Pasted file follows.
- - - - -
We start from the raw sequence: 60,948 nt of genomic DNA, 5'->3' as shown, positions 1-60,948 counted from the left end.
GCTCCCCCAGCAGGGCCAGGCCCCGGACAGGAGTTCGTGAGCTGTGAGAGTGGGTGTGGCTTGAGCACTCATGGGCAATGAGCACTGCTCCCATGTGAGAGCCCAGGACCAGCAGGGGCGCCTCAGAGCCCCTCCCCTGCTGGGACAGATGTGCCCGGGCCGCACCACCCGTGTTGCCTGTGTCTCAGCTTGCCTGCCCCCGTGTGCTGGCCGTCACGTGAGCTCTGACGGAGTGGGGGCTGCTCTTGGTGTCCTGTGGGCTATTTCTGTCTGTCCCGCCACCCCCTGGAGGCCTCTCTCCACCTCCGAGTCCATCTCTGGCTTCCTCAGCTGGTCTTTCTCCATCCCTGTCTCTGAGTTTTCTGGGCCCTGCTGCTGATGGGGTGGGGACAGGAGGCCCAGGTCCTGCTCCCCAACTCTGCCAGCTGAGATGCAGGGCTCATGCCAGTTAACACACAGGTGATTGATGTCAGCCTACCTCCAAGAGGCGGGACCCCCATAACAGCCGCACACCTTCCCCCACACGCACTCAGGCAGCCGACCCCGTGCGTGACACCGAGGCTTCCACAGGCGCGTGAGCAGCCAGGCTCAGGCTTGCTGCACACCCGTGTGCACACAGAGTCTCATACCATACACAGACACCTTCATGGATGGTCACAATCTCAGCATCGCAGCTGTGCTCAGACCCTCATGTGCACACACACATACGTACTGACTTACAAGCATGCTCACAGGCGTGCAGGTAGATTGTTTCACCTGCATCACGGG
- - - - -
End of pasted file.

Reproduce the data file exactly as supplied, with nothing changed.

We start from the raw sequence: 60,948 nt of genomic DNA, 5'->3' as shown, positions 1-60,948 counted from the left end.
GCTCCCCCAGCAGGGCCAGGCCCCGGACAGGAGTTCGTGAGCTGTGAGAGTGGGTGTGGCTTGAGCACTCATGGGCAATGAGCACTGCTCCCATGTGAGAGCCCAGGACCAGCAGGGGCGCCTCAGAGCCCCTCCCCTGCTGGGACAGATGTGCCCGGGCCGCACCACCCGTGTTGCCTGTGTCTCAGCTTGCCTGCCCCCGTGTGCTGGCCGTCACGTGAGCTCTGACGGAGTGGGGGCTGCTCTTGGTGTCCTGTGGGCTATTTCTGTCTGTCCCGCCACCCCCTGGAGGCCTCTCTCCACCTCCGAGTCCATCTCTGGCTTCCTCAGCTGGTCTTTCTCCATCCCTGTCTCTGAGTTTTCTGGGCCCTGCTGCTGATGGGGTGGGGACAGGAGGCCCAGGTCCTGCTCCCCAACTCTGCCAGCTGAGATGCAGGGCTCATGCCAGTTAACACACAGGTGATTGATGTCAGCCTACCTCCAAGAGGCGGGACCCCCATAACAGCCGCACACCTTCCCCCACACGCACTCAGGCAGCCGACCCCGTGCGTGACACCGAGGCTTCCACAGGCGCGTGAGCAGCCAGGCTCAGGCTTGCTGCACACCCGTGTGCACACAGAGTCTCATACCATACACAGACACCTTCATGGATGGTCACAATCTCAGCATCGCAGCTGTGCTCAGACCCTCATGTGCACACACACATACGTACTGACTTACAAGCATGCTCACAGGCGTGCAGGTAGATTGTTTCACCTGCATCACGGG